Enforcement and Inspection, Regulatory Developments, Special Topics in Environmental Management

EPA Indicates Amendments for Aerosol Coatings Standards


The EPA’s Spring Regulatory Agenda indicates it will amend volatile organic compound (VOC) emissions standards for Aerosol Coatings under Section 183(e) of the Clean Air Act (CAA). The agency plans to complete the amended rule by year end 2021.

aerosol paint worker

Why Is This Action Necessary?

Aerosol coatings regulations apply to aerosol spray paints, which have been shown to contribute to ground-level ozone formation and ozone nonattainment.

Stratospheric ozone, formed 10–30 miles above the surface of the earth, is beneficial to human health in that it shields people from too much ultraviolet radiation. However, ground-level ozone is dangerous to human health and the environment. It is formed when emissions of VOCs and nitrogen oxides (NOx) chemically react in the presence of sunlight. High ground-level ozone can be harmful to breathe, and it can harm sensitive vegetation.

The EPA set standards for ground-level ozone concentrations that protect human health and the environment, know as the National Ambient Air Quality Standards (NAAQS) for ozone. There are many areas of the country that do not attain these standards and are designated as nonattainment areas for the ozone NAAQS. 

In this instance, the regulated community has petitioned for regulatory changes to ensure that the regulation accurately reflects current industry practice and the most current scientific research.

Industry Petitions

“In 2017, [the American Coatings Association (ACA)] developed and submitted two petitions for rulemaking regarding EPA’s aerosol coatings rule,” according to a June 29, 2021, article by the ACA. “The first petition requested that EPA update its table of [Maximum Incremental Reactivity (MIR)] values, adjust the default value, modify the regulatory language to allow for changing the value of existing compounds, and add several aerosol coatings compounds to EPA’s tables. ACA officially submitted this first petition to EPA in April 2017; however, the agency indicated that the complexity of the requests would be a significant obstacle to completion of a rulemaking. EPA encouraged ACA to submit a streamlined version of the petition and indicated that the agency would consider an expedited rulemaking process.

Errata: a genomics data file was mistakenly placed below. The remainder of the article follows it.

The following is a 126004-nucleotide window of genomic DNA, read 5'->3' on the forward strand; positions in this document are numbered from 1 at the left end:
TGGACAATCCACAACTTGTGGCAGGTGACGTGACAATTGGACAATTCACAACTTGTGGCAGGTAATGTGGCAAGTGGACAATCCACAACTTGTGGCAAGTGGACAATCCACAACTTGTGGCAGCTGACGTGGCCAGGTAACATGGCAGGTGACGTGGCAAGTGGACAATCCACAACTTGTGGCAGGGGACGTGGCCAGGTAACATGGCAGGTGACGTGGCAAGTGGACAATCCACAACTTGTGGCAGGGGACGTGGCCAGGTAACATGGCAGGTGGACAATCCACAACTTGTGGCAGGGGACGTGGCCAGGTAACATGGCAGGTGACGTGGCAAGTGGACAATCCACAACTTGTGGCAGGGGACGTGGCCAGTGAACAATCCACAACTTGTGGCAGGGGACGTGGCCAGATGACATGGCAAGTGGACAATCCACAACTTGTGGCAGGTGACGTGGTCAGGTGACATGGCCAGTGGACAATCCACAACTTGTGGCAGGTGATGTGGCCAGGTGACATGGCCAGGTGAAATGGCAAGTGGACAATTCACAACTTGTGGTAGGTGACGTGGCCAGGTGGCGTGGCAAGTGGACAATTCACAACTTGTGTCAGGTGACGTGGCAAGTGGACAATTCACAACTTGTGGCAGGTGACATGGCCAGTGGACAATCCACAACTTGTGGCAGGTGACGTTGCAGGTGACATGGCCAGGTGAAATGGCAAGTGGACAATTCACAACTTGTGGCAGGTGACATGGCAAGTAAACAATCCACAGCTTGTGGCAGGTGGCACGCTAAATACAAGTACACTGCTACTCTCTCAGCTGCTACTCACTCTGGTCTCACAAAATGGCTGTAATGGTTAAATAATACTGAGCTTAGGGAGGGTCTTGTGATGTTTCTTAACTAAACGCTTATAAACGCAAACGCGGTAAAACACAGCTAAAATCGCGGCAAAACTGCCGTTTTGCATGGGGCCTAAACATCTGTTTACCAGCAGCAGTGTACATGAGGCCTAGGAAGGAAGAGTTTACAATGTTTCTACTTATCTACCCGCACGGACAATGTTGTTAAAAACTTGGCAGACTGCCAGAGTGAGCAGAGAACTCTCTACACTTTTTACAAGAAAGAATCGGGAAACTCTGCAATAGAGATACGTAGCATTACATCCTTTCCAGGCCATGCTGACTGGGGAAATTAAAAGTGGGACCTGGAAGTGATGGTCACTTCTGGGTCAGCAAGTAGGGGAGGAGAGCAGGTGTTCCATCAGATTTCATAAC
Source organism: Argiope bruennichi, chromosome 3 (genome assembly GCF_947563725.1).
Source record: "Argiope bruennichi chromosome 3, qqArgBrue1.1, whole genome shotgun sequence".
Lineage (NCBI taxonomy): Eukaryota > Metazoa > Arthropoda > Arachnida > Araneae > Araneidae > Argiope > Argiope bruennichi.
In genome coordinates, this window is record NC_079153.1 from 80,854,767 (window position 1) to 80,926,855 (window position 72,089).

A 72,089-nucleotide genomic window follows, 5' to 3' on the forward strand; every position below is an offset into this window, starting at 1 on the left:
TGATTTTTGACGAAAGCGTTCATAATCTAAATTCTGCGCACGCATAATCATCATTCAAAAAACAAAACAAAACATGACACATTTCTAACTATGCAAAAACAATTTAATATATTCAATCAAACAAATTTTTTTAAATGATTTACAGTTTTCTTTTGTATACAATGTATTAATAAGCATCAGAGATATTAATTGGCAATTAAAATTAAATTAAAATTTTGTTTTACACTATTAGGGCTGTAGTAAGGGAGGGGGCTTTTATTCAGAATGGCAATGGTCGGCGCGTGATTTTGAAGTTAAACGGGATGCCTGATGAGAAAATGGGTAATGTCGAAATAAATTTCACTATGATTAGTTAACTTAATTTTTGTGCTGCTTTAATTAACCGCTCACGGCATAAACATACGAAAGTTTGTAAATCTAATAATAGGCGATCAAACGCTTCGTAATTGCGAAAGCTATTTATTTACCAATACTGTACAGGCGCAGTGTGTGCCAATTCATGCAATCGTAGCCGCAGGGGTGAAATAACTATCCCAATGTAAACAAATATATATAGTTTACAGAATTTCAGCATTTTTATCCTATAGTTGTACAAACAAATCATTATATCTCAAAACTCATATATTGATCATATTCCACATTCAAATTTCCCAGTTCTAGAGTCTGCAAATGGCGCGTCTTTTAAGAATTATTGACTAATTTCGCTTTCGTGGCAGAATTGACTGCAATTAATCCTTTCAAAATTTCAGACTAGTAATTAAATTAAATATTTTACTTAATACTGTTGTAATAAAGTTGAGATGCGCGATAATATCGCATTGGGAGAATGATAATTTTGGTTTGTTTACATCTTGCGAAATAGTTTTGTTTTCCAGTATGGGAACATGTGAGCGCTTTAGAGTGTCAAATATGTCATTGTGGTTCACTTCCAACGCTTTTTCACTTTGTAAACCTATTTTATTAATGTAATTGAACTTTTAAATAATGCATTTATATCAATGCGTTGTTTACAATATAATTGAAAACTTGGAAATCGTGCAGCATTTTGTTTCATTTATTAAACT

“Consequently, ACA submitted a second petition (pursuant to 40 CFR § 59.511(j)) that just asked EPA to add 16 aerosol coatings compounds to its table of MIR values. ACA petitioned EPA to amend the national VOC rule for aerosol coatings because various aerosol coatings manufacturers subject to EPA’s regulations concluded that several compounds are being used by formulators that are not listed [in the rule (i.e., on Tables 2A, 2B, or 2C of 40 CFR 59, Subpart E)]. It is the intent of industry members and the regulated community to use these compounds in aerosol coatings products.

“In its petitions ACA underscored that reactivity factors of each of the compounds have undergone significant scientific study under the direction of Dr. William P.L. Carter and have been peer reviewed by the scientific community,” according to the ACA article. “Notably, Dr. Carter’s reports reflect the most up-to-date scientific research available and are widely accepted. His research is also the basis for California Air Resources Board’s (CARB) Aerosol Coatings Regulation, which has also assigned MIR values to these compounds.”

Current VOC aerosol coatings emissions standards were promulgated on March 24, 2008, which established VOC reactivity-based emission limits.

According to the EPA, the agency’s proposed amendments will:

  • Update the coating category product-weighted reactivity emission limits;
  • Add compounds and corresponding reactivity factors; and
  • Amend reporting requirements.

The ACA has announced its intentions to remain active in the proposed rule-making amendment process.